The High Court will tomorrow hear a critical environmental Judicial Review case when environmentalist (and one of FIE's founding members) Peter Sweetman will seek a Judicial Review of An Bord Pleanala's decision to allow a link road from the Ennis bypass to Ennis town to cut through a designated nature conservation area.

The proposed road will require the destruction of a section of karst limestone which has been designated as an EU Special Area of Conservation. Under European law, developments in these areas can only be permitted if the proposed project is of overriding public importance or the permission of the European Commission has been given. The Judicial Review claims that neither is the case here.

The road project was approved in the first instance by An Bord Pleanala under Section 50 of the Planning Act 2000 which fast tracks projects without the necessity of having to go first through County Council planning departments. The result of this system, however, is that no planning appeal is possible and the only remedy open is to bring extremely expensive proceedings before the High Court by way of Judicial Review.

Aside from the issue of the protected habitats, the case will be closely watched in Brussels as it comes a week after the Commission has announced that it is bringing proceedings against Ireland for its failure to implement the Aarhus Convention and its implementing European Directive. This assures citizens of a 'right to bring legal challenges without prohibitive expense' with the 'objective of giving the public concerned wide access to justice'. Neither is the case here.

For background, see: EU COURT ACTION POSES PROBLEM FOR ATTORNEY GENERAL.
The High Court will tomorrow hear a critical environmental Judicial Review case when environmentalist (and one of FIE's founding members) Peter Sweetman will seek a Judicial Review of An Bord Pleanala's decision to allow a link road from the Ennis bypass to Ennis town to cut through a designated nature conservation area.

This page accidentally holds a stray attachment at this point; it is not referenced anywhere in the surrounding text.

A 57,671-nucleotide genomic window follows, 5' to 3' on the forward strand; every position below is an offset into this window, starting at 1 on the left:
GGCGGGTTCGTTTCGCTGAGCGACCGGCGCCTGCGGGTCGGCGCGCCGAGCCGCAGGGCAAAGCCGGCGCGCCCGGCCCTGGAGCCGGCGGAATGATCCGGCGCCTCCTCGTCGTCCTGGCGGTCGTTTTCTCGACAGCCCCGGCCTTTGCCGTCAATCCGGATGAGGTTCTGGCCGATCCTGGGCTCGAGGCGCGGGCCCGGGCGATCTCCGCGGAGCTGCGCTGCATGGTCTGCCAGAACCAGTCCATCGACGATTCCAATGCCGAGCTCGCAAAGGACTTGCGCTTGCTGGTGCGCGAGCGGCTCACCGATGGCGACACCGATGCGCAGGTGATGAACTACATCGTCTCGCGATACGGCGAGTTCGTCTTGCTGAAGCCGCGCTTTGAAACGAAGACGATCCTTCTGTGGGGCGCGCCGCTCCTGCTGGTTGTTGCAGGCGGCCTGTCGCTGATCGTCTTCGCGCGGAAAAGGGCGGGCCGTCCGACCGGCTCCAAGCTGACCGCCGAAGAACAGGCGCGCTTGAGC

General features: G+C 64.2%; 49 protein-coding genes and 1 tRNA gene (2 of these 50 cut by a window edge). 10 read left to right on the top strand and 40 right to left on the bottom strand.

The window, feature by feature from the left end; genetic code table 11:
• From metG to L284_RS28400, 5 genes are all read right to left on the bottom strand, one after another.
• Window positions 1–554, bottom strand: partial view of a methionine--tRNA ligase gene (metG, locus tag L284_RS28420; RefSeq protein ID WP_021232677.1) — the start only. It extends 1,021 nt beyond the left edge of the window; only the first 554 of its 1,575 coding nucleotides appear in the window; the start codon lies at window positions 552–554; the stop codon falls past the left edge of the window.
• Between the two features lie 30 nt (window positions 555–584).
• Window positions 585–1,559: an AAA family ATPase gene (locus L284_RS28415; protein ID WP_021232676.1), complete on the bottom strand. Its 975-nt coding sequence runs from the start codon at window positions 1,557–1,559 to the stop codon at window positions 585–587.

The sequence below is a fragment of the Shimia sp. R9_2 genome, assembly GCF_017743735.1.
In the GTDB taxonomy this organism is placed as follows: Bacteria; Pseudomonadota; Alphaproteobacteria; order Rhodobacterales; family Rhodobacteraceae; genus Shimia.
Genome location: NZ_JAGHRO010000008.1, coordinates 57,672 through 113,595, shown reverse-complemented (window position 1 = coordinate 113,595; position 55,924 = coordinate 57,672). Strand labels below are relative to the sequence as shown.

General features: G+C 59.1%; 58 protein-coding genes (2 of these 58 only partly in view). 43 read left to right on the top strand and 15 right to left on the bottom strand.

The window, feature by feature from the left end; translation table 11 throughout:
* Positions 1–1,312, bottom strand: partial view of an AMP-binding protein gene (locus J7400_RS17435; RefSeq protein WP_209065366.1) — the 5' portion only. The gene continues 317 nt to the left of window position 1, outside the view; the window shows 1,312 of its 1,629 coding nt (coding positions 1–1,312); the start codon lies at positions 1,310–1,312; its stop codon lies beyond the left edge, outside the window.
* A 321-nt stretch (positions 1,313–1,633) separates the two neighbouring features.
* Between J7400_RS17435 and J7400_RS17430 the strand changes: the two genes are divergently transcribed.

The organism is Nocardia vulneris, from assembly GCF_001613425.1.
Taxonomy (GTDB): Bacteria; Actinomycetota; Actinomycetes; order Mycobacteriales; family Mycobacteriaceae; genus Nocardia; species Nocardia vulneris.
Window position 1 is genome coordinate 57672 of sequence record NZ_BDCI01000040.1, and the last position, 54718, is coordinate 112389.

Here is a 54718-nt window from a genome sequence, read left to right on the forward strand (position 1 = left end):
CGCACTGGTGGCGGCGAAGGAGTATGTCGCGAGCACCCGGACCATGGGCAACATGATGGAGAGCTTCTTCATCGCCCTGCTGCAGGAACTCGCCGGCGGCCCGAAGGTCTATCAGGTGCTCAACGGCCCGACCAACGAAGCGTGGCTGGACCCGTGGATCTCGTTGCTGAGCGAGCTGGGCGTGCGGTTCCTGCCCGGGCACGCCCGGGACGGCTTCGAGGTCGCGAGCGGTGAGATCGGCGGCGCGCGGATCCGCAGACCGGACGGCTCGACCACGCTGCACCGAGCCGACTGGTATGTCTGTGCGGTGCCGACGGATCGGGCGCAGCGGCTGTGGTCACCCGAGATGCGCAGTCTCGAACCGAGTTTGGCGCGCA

The proposed road will require the destruction of a section of karst limestone which has been designated as an EU Special Area of Conservation. Under European law, developments in these areas can only be permitted if the proposed project is of overriding public importance or the permission of the European Commission has been given. The Judicial Review claims that neither is the case here.

The road project was approved in the first instance by An Bord Pleanala under Section 50 of the Planning Act 2000 which fast tracks projects without the necessity of having to go first through County Council planning departments. The result of this system, however, is that no planning appeal is possible and the only remedy open is to bring extremely expensive proceedings before the High Court by way of Judicial Review.

Aside from the issue of the protected habitats, the case will be closely watched in Brussels as it comes a week after the Commission has announced that it is bringing proceedings against Ireland for its failure to implement the Aarhus Convention and its implementing European Directive. This assures citizens of a 'right to bring legal challenges without prohibitive expense' with the 'objective of giving the public concerned wide access to justice'. Neither is the case here.

For background, see: EU COURT ACTION POSES PROBLEM FOR ATTORNEY GENERAL.
  • No comments found
Add comment